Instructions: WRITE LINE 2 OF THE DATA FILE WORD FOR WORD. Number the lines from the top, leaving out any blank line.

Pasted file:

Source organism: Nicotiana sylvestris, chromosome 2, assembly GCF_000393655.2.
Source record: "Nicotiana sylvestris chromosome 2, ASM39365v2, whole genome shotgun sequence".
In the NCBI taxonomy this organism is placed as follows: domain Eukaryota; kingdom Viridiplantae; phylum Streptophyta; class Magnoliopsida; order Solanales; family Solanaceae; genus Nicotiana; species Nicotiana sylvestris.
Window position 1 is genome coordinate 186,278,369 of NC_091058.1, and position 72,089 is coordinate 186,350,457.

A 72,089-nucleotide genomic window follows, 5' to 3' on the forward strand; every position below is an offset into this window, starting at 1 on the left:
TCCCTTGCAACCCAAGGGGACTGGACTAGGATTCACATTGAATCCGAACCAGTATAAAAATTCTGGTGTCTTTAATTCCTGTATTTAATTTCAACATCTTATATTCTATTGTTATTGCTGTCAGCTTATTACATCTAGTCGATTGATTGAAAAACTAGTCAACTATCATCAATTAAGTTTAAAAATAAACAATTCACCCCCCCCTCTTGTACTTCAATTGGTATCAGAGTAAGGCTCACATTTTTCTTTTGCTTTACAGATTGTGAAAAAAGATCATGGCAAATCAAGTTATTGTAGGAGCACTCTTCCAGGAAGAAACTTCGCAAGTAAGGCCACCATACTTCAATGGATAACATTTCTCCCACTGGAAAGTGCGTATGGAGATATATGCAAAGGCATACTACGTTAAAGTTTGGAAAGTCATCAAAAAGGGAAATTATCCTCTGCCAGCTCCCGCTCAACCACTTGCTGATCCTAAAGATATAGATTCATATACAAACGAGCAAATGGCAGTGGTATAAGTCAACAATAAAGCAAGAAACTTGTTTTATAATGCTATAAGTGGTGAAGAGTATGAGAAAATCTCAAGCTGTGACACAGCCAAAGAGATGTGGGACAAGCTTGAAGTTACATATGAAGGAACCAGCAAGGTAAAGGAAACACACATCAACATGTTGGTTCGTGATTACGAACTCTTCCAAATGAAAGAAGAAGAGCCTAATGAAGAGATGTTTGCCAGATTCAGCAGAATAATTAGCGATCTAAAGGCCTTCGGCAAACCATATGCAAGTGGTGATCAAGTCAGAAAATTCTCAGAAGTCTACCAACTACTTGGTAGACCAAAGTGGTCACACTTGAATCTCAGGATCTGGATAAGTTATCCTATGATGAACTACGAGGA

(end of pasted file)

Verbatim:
Source record: "Nicotiana sylvestris chromosome 2, ASM39365v2, whole genome shotgun sequence".